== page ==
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As the owner of a social dog, I’m not sure whether I love or hate the idea of the new doggie playmate matching website, MatchPuppy.com.
On the one hand, the concept lends itself to lots of terrific puns and wordplay, like “best friend furever” and “it’s dating gone to the dogs!” and “going online to find some new tail.”
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On the other hand, it provides an easy way for insane pet owners to display their inadvertent lunacy on the Internet. For instance, a cursory look at the site reveals several photos of dogs that were obviously taken in some sort of professional studio. And it’s just asking for trouble any time you ask a devoted dog owner to fill out a profile on behalf of his or her animal. In spite of our better judgement (which some of us do in fact possess), we are powerless to the temptation to write things like, “Favorite quotations: ‘Woof!'” and “I like sticks and long walks in the park.”
You can’t expect more of us. You just can’t.
On the other other hand, I’m almost tempted to use it. Almost. Gus has developed a strange set of rules around which dogs he’ll allow and which he won’t into his sphere of consciousness (its perimeter is pretty limited). Dogs who are smaller and/or older than him are welcomed with open arms, while larger, young dogs are suddenly the subject of much scrutiny and mistrust. (Note the dignified way in which I resisted changing the expression to “open paws.”) So instead of testing out new pairings with the fear that Gus will suddenly decide the other dog needs to be taught a lesson in humility, which is an embarrassingly intense source of stress for me every single day of late, it would be nice to go online and find a like-minded dog who will surely be a good match for Gus. Though, of course, you then get into the treacherous territory of dealing with the byproduct of this pairing, which is the (likely) unwanted human blind date. As if the worlds of online matchmaking and dog park socializing weren’t fraught enough, we’ve just taken the two and knit them together in a veritable sweater of awkwardness.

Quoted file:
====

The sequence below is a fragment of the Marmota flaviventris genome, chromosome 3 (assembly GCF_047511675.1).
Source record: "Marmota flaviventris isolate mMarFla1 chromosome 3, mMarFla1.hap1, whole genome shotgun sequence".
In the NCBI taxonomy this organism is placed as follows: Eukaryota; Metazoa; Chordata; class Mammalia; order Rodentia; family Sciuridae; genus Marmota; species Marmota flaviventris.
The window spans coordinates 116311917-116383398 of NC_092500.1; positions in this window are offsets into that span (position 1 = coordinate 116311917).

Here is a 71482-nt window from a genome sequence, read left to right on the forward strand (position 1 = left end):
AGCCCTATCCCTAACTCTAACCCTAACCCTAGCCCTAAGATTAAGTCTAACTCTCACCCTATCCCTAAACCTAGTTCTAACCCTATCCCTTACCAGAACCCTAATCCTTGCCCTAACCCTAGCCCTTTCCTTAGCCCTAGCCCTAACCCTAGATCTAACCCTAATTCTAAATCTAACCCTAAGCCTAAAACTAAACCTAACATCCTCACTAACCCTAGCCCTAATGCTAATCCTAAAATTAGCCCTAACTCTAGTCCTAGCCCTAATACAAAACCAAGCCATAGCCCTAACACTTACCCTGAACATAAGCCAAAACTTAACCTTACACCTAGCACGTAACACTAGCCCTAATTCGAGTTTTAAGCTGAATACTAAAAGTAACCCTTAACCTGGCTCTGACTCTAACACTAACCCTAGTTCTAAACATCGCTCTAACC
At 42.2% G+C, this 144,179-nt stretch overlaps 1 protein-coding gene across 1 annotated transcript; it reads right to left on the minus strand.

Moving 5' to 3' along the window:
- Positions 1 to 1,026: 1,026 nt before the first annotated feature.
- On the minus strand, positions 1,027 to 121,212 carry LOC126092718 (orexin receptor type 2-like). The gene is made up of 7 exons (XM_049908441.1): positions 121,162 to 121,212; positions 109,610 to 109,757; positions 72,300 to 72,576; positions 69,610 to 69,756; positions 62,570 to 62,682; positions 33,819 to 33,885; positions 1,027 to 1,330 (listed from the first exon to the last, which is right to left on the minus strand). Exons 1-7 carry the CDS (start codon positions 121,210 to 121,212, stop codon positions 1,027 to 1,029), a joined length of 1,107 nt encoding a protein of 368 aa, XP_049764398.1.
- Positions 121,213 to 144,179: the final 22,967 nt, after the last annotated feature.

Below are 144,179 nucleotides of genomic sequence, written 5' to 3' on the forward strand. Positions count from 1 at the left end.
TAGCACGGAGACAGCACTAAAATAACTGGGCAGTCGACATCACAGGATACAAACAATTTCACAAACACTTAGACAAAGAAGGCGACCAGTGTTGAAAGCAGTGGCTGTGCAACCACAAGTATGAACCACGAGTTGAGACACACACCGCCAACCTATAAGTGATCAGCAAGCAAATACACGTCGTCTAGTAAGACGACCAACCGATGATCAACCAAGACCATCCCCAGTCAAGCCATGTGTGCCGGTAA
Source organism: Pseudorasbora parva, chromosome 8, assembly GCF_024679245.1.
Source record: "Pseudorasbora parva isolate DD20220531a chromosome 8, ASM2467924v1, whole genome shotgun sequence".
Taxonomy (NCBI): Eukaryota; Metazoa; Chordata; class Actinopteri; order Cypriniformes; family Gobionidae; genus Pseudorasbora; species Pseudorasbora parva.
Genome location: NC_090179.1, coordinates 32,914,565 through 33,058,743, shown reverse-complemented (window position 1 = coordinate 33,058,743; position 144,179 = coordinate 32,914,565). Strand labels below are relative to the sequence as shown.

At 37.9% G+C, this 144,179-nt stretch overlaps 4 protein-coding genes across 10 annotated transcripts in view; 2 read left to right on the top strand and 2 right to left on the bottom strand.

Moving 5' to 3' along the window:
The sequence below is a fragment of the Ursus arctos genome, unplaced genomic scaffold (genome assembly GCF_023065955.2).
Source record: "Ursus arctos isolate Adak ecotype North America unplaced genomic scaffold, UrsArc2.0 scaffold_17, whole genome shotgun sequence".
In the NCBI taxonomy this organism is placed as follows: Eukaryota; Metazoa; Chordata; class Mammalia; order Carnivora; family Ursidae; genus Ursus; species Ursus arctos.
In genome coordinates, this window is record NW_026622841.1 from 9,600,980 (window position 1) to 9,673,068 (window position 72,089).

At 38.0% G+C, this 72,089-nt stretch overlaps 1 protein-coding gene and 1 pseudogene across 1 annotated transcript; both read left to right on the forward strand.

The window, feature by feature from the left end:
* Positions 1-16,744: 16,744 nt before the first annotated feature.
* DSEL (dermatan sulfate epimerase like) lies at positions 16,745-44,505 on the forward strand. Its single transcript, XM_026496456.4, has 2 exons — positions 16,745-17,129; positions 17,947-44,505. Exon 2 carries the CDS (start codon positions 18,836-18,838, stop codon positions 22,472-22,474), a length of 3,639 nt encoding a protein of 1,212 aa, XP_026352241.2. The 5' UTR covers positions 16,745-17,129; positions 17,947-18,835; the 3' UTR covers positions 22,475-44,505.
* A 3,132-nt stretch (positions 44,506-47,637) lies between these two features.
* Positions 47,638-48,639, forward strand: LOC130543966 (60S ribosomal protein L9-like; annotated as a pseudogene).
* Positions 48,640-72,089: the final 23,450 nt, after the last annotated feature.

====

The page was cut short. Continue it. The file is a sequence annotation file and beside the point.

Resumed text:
Luckily so far, the profiles appear all to be written in the voice of the human and not in “the dog’s voice.” But I may not be able to resist the urge to sign up a bunch of facetious profiles in order to post things like, “I’ve been burned in relationships before and now I’m just looking to take things slow and play (in) the field.” Or: “Alpha male seeks submissive.” And this old chestnut: “Looking for a special lady who’s as comfortable in an evening gown as she is in sweats.” Actually, I just lifted that directly from 80% of all match.com profiles. I feel it works in this context well, too.
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Nina Pajak is a writer and publishing professional living with her husband on the Upper West Side.
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